Having settled the issue on the validity of the Notice of Disallowance, We now resolve its propriety. We hold that the issuance of the Notice of Disallowance was proper.

The subject transaction was for a private purpose; hence, the disallowance was proper

On this point, Figueroa relies heavily on the contention that under PD 1869, the subject disbursement is allowed. He states:42

27. However, the amended PAGCOR charter, Presidential Decree (P.D.) No. 1869 allows, among others,

TITLE I - General Provisions

SECTION 1. Declaration of Policy. - It is hereby declared to be the policy of the State to centralize and integrate all games of chance not heretofore authorized by existing franchises or permitted by law in order to attain the following objectives:

[x x x x]

(b) To establish and operate clubs and casinos, for amusement and recreation, including sports gaming pools (basketball, football, lotteries, etc.) and such other forms of amusement and recreation including games of chance, which may be allowed by law within the territorial jurisdiction of the Philippines and which will:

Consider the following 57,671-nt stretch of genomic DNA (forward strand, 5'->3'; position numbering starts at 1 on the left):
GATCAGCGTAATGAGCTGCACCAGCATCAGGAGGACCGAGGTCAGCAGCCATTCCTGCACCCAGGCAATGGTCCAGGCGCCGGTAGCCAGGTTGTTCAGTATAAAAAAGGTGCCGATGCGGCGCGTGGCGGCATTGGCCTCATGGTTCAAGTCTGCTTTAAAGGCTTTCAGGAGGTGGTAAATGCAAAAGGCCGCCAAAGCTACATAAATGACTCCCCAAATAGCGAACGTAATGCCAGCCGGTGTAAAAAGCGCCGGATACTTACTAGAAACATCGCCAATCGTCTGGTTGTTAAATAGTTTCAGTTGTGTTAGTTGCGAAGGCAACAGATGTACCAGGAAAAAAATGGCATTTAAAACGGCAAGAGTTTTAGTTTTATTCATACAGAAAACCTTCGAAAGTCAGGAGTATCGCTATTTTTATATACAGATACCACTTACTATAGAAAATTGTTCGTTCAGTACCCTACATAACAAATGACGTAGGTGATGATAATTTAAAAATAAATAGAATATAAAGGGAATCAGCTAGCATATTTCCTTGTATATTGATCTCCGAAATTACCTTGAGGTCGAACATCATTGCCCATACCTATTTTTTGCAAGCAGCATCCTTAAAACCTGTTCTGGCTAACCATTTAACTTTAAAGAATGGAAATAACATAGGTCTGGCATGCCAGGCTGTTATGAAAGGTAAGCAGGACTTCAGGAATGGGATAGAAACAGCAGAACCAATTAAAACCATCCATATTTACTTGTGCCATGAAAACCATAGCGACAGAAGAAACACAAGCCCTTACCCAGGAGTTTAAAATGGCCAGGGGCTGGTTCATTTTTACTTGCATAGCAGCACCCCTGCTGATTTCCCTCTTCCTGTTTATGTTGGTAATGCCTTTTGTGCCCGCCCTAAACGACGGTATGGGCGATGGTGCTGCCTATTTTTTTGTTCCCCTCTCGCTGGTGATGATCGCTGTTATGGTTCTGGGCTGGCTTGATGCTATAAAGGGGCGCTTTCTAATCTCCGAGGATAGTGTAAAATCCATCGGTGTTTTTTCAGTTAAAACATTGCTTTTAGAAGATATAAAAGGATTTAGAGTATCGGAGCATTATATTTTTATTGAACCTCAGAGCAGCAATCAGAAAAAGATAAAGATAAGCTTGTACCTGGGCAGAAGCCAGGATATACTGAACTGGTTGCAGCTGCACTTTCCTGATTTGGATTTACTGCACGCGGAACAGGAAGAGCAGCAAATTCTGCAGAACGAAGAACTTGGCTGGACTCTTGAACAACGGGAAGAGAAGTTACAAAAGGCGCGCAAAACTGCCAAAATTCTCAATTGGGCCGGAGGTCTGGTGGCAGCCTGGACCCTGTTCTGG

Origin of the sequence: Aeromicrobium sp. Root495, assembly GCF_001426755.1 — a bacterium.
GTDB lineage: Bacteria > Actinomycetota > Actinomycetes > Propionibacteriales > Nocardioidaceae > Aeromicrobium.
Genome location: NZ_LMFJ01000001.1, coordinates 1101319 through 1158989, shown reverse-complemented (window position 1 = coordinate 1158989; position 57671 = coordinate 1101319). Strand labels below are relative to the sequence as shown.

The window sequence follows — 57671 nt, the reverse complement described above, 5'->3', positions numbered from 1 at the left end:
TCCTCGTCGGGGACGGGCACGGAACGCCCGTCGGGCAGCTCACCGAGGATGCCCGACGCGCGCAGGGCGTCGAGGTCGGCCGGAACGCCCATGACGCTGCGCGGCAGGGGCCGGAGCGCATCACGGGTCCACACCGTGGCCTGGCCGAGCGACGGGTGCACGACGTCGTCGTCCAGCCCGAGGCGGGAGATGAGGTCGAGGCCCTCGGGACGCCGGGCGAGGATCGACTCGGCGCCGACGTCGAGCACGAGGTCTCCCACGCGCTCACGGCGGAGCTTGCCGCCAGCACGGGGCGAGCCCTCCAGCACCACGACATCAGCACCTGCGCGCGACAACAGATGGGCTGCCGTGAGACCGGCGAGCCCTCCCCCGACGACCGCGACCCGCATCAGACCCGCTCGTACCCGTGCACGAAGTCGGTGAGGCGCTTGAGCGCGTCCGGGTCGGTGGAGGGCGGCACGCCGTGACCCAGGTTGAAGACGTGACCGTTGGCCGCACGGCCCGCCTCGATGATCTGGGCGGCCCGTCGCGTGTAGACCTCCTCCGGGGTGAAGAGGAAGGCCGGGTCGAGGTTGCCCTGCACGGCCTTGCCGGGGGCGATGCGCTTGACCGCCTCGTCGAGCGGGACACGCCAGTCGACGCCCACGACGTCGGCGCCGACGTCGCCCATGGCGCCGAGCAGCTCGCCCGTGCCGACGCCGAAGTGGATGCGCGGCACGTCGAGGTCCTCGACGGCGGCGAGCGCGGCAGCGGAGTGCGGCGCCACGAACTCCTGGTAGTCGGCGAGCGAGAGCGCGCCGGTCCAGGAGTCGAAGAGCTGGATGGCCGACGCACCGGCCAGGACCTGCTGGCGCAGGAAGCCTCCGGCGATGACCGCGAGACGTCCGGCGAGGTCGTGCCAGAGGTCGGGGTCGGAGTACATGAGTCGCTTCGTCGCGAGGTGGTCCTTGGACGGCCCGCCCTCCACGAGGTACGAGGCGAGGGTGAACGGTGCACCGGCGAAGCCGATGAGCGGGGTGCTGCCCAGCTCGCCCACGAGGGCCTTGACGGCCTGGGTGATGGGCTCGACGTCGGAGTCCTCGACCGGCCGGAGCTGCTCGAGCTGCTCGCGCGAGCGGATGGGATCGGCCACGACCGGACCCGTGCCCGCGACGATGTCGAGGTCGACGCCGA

(1) generate sources of additional revenue to fund infrastructure and socio-civic projects, such as flood control programs, beautification, sewerage and sewage projects, Tulungan ng Bayan Centers, Nutritional Programs, Population Control, and such other essential public services;

28. The same law also clearly allows what is exactly the purpose of the questioned transaction, namely, funding and financing of infrastructure and/or socio-civic projects such as flood control and sewage systems, thus,

SEC. 7. Powers. Functions and Duties of the Board of Directors. -The Board shall have the following powers, functions and duties;

a) To allocate and distribute, with the approval of the Office of the President of the Philippines, the earnings of the Corporation earmarked to finance infrastructure and socio-civic projects;